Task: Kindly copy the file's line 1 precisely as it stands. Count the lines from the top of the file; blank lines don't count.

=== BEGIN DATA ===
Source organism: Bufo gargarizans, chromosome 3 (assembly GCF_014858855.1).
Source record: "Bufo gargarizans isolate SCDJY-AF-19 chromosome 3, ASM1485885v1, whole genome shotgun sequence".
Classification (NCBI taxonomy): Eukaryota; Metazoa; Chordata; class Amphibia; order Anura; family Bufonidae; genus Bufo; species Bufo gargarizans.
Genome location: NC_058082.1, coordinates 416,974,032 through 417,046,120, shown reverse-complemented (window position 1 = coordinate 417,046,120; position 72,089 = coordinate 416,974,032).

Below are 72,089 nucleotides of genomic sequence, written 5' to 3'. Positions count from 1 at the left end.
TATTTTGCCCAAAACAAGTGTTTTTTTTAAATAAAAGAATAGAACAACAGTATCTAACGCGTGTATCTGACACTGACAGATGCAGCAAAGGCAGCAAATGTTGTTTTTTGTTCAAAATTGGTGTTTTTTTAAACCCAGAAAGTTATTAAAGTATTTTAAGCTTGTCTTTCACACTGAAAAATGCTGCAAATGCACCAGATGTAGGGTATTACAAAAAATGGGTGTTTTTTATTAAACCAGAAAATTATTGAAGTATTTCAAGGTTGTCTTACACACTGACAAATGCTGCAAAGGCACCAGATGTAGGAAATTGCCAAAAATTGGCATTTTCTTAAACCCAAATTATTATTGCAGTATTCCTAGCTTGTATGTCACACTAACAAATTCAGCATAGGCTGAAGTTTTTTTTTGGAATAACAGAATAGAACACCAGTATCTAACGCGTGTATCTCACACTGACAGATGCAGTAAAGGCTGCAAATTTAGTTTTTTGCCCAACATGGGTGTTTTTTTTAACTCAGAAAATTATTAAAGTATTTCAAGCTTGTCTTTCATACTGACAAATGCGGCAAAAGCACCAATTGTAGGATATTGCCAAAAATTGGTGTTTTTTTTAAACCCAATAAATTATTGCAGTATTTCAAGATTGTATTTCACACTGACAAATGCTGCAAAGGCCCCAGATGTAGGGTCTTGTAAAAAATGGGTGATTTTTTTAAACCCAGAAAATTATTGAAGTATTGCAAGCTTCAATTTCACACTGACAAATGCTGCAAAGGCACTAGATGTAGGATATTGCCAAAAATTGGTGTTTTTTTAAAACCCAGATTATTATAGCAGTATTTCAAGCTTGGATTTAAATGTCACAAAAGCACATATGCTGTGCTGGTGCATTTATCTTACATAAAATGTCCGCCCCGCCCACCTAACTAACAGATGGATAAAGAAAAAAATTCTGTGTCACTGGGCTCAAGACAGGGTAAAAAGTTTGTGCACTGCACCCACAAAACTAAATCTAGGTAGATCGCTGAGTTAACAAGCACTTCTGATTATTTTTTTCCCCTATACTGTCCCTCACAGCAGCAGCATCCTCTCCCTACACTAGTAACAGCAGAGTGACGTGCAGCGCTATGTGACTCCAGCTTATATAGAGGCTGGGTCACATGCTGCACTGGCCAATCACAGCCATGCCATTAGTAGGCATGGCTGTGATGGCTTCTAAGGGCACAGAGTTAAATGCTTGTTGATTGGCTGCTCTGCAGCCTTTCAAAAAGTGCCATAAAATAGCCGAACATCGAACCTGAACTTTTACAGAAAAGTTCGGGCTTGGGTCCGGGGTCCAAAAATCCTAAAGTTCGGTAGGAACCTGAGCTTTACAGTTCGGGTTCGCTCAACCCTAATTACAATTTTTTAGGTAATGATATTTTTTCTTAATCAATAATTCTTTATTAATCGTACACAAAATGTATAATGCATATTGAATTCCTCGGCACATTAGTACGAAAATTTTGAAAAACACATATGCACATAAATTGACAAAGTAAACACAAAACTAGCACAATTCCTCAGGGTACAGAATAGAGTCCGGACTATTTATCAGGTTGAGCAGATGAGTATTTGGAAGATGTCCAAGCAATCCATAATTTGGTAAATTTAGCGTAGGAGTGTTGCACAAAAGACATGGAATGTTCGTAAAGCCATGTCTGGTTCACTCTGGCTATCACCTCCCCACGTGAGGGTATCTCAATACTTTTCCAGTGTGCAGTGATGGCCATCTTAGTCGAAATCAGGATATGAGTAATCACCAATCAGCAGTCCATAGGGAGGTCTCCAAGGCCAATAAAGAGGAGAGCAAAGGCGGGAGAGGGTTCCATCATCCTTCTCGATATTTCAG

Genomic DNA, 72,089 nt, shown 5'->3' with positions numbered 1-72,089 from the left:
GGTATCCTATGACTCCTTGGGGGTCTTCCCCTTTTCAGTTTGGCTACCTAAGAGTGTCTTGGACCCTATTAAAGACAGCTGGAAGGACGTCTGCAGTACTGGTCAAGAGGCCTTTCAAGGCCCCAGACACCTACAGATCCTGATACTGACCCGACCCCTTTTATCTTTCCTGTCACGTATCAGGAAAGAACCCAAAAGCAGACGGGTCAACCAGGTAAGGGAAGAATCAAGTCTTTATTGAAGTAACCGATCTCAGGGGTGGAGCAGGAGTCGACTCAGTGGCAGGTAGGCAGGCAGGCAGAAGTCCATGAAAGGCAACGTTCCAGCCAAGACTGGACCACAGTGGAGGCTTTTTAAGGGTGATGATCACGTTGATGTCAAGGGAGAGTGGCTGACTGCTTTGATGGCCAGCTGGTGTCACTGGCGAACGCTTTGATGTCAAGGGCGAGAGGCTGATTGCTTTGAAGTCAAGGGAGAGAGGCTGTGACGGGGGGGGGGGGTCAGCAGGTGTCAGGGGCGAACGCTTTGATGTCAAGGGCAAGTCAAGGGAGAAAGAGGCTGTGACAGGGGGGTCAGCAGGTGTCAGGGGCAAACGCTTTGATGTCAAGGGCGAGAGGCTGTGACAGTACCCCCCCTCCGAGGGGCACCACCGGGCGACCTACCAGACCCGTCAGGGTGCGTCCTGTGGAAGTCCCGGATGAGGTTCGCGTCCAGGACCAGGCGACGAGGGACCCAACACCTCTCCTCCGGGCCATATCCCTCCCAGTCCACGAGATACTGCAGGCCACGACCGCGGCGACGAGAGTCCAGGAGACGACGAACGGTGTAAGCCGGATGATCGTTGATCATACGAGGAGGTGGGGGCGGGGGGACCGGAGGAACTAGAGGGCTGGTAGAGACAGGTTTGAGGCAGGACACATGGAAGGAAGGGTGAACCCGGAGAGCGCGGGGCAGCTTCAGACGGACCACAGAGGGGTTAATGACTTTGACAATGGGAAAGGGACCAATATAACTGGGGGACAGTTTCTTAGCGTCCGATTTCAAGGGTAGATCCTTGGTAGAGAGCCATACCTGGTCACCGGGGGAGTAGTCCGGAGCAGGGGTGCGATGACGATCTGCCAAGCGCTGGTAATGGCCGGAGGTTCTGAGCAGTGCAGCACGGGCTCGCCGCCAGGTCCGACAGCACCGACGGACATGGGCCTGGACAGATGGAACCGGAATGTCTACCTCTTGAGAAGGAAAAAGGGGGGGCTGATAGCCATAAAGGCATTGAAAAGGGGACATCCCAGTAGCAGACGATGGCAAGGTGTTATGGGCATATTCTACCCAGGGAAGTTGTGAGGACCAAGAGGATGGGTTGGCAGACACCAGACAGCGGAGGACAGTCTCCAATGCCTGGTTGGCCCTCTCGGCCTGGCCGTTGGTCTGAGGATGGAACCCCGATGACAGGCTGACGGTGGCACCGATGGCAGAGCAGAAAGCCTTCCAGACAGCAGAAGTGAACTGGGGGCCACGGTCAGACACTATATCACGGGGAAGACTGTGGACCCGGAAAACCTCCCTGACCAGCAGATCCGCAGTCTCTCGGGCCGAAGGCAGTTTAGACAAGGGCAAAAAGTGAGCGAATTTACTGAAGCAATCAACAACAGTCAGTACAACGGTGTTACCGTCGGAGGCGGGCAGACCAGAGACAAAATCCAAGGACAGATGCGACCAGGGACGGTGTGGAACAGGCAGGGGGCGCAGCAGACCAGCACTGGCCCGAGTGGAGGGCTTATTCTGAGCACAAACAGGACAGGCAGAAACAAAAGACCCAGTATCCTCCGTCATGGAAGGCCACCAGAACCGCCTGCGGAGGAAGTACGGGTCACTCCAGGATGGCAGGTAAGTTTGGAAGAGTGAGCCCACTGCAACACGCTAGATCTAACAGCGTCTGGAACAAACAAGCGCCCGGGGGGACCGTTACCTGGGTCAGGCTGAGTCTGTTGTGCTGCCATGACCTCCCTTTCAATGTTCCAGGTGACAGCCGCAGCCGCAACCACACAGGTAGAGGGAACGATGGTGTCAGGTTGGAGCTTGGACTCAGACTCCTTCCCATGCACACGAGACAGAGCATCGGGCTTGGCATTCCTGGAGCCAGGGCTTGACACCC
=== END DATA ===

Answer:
Source organism: Bufo gargarizans, chromosome 3 (assembly GCF_014858855.1).